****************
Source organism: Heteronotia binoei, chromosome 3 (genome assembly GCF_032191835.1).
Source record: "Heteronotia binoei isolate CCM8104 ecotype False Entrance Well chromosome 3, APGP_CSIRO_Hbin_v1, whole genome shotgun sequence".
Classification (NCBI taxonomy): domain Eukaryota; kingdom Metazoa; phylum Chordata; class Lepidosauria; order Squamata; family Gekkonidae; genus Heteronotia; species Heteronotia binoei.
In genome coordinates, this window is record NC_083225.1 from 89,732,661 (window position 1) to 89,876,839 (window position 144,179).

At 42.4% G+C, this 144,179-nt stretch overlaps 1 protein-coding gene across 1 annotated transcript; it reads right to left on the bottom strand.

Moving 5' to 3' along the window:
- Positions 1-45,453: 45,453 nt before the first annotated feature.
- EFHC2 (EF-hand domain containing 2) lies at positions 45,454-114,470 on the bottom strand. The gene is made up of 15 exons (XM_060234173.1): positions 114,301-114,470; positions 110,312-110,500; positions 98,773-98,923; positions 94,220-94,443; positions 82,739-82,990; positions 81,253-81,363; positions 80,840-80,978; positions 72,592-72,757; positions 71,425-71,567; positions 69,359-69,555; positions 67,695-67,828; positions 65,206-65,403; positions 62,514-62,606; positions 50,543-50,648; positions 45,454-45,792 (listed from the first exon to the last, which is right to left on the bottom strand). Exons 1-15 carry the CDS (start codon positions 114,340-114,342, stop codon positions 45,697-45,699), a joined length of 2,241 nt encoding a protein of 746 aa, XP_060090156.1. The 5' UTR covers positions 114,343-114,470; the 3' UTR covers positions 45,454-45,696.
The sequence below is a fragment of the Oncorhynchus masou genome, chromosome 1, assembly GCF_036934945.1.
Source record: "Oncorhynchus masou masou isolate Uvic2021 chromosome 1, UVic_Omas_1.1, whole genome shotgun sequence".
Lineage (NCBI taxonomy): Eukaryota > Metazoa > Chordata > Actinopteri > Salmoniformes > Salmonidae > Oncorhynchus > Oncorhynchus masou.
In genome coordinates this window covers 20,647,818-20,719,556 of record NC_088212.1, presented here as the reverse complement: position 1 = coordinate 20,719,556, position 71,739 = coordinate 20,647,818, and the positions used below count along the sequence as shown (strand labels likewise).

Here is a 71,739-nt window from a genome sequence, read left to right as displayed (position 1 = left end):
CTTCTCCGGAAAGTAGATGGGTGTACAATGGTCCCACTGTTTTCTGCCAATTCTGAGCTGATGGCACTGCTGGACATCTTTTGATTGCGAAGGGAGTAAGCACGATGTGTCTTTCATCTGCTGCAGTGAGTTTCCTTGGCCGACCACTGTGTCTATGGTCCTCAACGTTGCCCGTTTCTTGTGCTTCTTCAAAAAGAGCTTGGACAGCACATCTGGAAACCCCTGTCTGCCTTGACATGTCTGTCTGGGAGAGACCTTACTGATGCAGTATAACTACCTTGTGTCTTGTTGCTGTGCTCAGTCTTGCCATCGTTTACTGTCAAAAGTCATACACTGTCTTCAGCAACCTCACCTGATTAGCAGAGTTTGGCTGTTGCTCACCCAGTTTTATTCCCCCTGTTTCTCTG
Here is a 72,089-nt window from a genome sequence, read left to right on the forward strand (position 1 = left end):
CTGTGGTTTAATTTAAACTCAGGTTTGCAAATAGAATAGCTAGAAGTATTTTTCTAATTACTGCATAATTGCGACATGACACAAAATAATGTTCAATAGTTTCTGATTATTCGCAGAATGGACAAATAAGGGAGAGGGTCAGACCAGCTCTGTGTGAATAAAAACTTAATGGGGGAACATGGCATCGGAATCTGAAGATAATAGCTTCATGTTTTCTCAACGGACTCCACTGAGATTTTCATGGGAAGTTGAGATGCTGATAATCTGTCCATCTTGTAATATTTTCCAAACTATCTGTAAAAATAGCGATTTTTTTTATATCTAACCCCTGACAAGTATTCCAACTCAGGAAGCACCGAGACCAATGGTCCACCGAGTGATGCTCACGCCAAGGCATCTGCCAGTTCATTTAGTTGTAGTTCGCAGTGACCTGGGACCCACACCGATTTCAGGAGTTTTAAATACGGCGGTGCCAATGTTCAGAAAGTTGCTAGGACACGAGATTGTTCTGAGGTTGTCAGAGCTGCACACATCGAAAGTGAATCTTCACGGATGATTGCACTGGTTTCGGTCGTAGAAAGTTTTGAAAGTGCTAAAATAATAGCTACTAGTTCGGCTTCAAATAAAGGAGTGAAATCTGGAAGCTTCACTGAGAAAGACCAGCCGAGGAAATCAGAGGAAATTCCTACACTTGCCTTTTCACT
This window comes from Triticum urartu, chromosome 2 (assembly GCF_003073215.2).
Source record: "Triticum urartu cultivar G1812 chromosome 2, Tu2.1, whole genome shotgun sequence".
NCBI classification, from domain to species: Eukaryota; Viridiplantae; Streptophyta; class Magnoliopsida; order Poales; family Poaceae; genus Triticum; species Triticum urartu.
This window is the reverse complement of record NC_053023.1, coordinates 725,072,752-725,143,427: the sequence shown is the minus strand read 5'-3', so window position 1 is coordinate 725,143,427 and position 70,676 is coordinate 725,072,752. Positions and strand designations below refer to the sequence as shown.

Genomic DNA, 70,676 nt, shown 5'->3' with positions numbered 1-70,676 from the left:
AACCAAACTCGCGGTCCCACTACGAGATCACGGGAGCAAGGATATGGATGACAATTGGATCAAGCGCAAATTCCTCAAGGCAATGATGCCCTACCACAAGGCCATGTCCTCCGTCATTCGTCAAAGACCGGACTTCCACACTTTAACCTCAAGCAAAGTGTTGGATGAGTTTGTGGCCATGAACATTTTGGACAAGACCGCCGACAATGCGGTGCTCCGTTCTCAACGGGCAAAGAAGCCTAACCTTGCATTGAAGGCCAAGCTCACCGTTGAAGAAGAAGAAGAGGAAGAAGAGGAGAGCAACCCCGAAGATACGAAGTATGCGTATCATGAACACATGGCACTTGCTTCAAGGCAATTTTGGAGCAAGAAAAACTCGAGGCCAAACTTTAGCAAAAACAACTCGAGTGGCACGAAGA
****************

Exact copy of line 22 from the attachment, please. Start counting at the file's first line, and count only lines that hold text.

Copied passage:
AACCAAACTCGCGGTCCCACTACGAGATCACGGGAGCAAGGATATGGATGACAATTGGATCAAGCGCAAATTCCTCAAGGCAATGATGCCCTACCACAAGGCCATGTCCTCCGTCATTCGTCAAAGACCGGACTTCCACACTTTAACCTCAAGCAAAGTGTTGGATGAGTTTGTGGCCATGAACATTTTGGACAAGACCGCCGACAATGCGGTGCTCCGTTCTCAACGGGCAAAGAAGCCTAACCTTGCATTGAAGGCCAAGCTCACCGTTGAAGAAGAAGAAGAGGAAGAAGAGGAGAGCAACCCCGAAGATACGAAGTATGCGTATCATGAACACATGGCACTTGCTTCAAGGCAATTTTGGAGCAAGAAAAACTCGAGGCCAAACTTTAGCAAAAACAACTCGAGTGGCACGAAGA